Tags: Barack Obama | Mitt Romney | 2012 President Race | | Newt Gingrich | romney | economy

Romney Says He's Most Qualified to Fix Economy

By Greg McDonald   |   Tuesday, 20 Dec 2011 10:25 AM

Presidential hopeful Mitt Romney Tuesday described himself as a “steady,” conservative candidate in the race for the Republican presidential nomination, saying he is the best qualified to beat President Barack Obama and revitalize the moribund economy.
Appearing on MSNBC’s “Morning Joe,” the former Massachusetts governor also characterized rival Newt Gingrich as “a lifelong politician” who is not the conservative he claims to be.
“I happen to think that I’m in the best position to replace President Obama,” Romney said. “I think that the only way we’re going to get President Obama out of the White House — because it’s hard to replace an incumbent — is if we have someone run against him who is different than a lifelong politician.”
“Newt Gingrich has spent his life in Washington, and I don’t think someone who’s spent their life in Washington is going to be able to be sufficiently distinctive from President Obama to actually beat him,” he added. “I think my background of 25 years in the private sector gives me credibility on the economy and creating jobs that President Obama doesn’t have.”
Asked about attacks questioning his conservative credentials, Romney talked about how his time as a missionary in France, and later as governor of “liberal” Massachusetts, had strengthened his conservative stands.
“I became more convinced of the things I believed in, more committed to what was important to me, and less concerned about how other people thought about me,” he said, of his missionary days.
“And you can look at my record . . . these experiences I had as governor demonstrate a conservatism that I think people want to see,” he said, noting that he was still able to compromise to get thing accomplished with a legislature that was “85 percent Democratic.”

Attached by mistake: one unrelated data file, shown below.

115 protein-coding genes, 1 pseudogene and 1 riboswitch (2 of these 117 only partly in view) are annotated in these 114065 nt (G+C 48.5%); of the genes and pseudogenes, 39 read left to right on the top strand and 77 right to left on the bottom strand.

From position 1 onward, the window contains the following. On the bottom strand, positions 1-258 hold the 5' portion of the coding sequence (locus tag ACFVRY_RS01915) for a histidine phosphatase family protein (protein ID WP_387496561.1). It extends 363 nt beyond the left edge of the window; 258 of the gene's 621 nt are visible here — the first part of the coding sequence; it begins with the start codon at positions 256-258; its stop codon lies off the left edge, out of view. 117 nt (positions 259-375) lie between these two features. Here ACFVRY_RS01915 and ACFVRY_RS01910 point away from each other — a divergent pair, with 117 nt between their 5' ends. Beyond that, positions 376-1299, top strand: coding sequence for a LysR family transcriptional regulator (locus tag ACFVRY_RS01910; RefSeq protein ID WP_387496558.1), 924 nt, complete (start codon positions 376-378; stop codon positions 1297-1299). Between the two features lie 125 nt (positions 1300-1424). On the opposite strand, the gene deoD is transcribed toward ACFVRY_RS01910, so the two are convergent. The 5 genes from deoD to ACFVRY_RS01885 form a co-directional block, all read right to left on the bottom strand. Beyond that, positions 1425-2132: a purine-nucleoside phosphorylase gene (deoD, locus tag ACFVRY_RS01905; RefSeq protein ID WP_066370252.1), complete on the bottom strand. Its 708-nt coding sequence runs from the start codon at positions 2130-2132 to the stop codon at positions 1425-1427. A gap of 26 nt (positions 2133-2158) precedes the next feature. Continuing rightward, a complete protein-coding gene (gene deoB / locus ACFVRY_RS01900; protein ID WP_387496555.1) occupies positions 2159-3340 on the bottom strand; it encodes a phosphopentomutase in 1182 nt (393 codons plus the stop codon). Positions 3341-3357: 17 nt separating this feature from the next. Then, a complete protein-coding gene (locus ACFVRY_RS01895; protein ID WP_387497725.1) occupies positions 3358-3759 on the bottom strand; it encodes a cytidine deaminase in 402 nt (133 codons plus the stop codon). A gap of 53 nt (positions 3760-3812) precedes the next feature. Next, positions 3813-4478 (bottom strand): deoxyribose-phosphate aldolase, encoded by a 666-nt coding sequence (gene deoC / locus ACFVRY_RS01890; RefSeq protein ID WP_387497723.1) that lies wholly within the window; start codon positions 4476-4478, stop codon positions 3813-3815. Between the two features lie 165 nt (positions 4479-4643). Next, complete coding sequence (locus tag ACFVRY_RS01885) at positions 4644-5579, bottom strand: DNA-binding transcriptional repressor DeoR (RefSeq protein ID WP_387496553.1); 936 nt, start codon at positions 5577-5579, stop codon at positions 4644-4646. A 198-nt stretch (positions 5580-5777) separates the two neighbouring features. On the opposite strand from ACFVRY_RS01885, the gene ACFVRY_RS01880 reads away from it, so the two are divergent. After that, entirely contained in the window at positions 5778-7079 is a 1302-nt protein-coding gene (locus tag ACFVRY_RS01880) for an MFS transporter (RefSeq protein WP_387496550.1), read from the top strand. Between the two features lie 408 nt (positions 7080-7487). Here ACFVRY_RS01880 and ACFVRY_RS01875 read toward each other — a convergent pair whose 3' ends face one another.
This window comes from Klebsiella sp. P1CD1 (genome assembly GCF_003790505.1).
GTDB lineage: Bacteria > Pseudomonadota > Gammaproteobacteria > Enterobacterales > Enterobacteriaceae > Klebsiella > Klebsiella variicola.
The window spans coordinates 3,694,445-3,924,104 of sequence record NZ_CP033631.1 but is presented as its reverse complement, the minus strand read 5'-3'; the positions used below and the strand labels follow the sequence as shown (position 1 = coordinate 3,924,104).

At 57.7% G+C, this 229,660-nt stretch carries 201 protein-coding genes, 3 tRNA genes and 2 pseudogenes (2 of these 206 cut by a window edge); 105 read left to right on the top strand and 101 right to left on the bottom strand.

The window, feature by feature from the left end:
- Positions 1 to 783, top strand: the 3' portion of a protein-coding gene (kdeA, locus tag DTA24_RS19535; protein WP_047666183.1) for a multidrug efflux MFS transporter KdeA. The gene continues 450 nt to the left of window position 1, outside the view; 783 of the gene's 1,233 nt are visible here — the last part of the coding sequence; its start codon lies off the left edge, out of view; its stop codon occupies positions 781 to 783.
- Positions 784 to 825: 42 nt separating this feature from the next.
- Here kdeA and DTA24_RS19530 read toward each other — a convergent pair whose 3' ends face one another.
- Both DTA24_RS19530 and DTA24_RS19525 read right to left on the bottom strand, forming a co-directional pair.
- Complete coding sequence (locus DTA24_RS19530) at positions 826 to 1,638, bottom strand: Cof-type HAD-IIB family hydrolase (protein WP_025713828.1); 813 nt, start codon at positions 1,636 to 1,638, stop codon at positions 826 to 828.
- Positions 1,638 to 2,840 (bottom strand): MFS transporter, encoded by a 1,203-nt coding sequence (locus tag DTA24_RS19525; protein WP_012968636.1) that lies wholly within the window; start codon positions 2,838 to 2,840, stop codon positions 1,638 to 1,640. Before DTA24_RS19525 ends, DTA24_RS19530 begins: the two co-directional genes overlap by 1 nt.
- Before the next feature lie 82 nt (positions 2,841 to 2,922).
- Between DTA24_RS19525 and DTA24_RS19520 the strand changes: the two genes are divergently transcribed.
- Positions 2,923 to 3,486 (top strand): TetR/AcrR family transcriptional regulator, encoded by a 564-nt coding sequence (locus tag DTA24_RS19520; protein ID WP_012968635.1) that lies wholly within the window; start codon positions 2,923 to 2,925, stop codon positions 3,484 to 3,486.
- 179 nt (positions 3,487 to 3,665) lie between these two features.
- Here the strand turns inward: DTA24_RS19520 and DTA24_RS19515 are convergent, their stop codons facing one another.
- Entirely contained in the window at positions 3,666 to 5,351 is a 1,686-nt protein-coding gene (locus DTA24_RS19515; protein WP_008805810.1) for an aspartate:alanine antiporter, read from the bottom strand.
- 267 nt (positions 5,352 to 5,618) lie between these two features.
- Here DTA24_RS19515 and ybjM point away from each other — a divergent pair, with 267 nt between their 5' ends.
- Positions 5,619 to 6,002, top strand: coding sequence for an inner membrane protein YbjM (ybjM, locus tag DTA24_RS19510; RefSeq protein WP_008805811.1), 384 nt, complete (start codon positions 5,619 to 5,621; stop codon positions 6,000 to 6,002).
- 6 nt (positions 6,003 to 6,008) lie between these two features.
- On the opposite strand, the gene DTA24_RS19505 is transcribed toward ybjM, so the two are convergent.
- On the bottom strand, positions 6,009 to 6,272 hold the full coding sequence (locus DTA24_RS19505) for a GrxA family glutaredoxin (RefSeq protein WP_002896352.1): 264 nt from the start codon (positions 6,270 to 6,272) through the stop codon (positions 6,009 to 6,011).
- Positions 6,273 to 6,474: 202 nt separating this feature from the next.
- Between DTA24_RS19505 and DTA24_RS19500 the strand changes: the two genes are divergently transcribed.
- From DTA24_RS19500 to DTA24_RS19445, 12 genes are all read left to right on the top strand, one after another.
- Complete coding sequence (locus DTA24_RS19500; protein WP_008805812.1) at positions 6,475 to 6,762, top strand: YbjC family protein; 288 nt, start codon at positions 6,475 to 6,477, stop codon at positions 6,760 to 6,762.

Romney also dismissed criticism he has yet to fire up the Republican base, noting that he has maintained a fairly decent showing in the polls throughout the race.
“I’m not a bomb thrower,” he said. “I’m happy with the fact that I’ve been at the top, or near the top, through this whole process. That’s pretty darn good . . . to be able to be steady through this and build some support over time is a good sign.”
Romney, however, acknowledged that Gingrich might still be the front-runner in the race, given his recent rise in the polls to the top of the GOP field in some states. But he suggested that as more voters focus on Gingrich’s record, his popularity would fade.
Still, when asked about the possibility of a continued split in voter support among all the candidates through the early primaries, Romney said it was “absolutely” possible that the nomination fight could go on through the party convention next summer.
“Absolutely that’s possible,” he said. “I don’t think it’s terribly likely, but it’s possible that this goes a long way.” But he added, “We have built enough resources, raised enough money, to have a campaign that will go to the very, very end.”

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